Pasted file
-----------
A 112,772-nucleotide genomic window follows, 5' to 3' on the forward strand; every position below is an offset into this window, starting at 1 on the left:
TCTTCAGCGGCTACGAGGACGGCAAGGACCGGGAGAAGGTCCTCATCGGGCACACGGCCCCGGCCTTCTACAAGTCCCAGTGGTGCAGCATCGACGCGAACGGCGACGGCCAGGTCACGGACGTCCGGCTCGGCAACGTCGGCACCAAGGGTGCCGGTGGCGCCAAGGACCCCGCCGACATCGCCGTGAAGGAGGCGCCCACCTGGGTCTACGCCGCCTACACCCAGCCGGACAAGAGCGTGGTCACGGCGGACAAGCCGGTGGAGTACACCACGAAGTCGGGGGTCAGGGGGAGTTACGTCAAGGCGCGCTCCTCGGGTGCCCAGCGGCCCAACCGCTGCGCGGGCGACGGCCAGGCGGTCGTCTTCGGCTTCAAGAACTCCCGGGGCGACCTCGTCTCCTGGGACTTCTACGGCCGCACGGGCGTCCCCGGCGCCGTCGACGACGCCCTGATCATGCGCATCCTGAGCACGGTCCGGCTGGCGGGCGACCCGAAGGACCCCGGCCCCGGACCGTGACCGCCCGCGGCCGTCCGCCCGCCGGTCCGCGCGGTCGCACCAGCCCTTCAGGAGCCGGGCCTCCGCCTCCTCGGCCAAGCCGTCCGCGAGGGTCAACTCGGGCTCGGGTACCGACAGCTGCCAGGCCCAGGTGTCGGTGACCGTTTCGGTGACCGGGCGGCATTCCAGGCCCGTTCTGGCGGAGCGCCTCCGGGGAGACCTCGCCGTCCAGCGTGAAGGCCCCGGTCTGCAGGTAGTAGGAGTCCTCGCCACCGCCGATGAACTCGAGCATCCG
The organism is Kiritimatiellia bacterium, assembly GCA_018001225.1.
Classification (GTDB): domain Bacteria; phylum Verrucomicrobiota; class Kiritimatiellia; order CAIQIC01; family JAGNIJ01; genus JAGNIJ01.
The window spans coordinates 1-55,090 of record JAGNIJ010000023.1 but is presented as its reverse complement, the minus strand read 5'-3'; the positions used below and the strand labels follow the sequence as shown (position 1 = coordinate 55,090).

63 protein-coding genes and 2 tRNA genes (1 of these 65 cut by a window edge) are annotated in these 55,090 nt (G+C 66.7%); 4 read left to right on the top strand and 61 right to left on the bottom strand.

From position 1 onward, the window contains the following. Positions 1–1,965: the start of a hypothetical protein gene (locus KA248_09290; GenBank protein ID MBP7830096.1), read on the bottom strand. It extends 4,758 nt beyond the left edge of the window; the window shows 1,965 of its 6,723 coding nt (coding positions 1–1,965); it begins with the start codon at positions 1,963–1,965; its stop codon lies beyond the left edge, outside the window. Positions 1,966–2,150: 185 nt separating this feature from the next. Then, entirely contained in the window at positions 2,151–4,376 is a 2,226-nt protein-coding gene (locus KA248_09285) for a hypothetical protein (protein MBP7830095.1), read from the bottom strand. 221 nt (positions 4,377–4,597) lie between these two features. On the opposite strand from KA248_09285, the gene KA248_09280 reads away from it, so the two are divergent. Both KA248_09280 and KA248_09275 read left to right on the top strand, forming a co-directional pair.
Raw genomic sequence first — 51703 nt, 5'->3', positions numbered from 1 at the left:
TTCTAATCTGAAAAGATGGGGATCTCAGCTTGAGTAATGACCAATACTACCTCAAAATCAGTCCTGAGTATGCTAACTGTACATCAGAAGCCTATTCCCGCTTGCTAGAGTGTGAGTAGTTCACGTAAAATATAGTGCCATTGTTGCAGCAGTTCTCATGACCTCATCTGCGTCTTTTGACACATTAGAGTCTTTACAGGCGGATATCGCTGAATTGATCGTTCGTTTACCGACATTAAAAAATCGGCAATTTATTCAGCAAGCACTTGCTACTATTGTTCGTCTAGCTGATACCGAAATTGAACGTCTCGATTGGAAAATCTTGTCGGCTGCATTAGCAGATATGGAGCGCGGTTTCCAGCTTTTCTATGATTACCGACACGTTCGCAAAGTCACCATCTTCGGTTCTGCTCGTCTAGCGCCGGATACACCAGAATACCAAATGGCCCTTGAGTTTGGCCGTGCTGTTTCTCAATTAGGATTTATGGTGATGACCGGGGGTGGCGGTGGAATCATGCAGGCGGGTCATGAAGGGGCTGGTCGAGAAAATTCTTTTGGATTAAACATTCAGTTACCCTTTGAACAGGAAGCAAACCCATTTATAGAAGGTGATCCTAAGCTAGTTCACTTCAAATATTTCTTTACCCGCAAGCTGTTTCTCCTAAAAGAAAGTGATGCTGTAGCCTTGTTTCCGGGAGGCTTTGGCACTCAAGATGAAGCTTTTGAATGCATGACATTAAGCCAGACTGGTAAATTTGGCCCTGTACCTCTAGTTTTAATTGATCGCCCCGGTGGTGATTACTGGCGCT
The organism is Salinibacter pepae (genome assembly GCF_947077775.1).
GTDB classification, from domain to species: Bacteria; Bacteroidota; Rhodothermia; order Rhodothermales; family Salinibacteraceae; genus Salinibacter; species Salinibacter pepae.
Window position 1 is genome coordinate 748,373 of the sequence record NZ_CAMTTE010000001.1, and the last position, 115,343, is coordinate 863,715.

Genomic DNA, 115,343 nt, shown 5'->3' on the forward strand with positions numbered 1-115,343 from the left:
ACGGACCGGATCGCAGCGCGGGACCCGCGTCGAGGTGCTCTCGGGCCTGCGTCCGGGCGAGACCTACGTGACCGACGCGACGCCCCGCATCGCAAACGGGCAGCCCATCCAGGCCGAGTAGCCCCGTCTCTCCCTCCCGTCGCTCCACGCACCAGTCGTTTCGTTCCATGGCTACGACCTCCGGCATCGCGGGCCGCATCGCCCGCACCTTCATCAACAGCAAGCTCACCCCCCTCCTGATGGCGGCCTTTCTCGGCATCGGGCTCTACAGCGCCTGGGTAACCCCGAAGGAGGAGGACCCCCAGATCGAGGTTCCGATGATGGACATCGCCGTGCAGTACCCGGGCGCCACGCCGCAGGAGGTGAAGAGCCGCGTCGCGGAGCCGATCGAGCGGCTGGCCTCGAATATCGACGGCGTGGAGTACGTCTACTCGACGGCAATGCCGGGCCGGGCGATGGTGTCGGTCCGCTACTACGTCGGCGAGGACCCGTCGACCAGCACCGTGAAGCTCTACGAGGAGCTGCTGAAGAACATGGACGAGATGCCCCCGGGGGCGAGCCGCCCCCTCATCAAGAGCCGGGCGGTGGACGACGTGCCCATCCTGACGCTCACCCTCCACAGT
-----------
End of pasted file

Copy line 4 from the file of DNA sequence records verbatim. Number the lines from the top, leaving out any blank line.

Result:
Classification (GTDB): domain Bacteria; phylum Verrucomicrobiota; class Kiritimatiellia; order CAIQIC01; family JAGNIJ01; genus JAGNIJ01.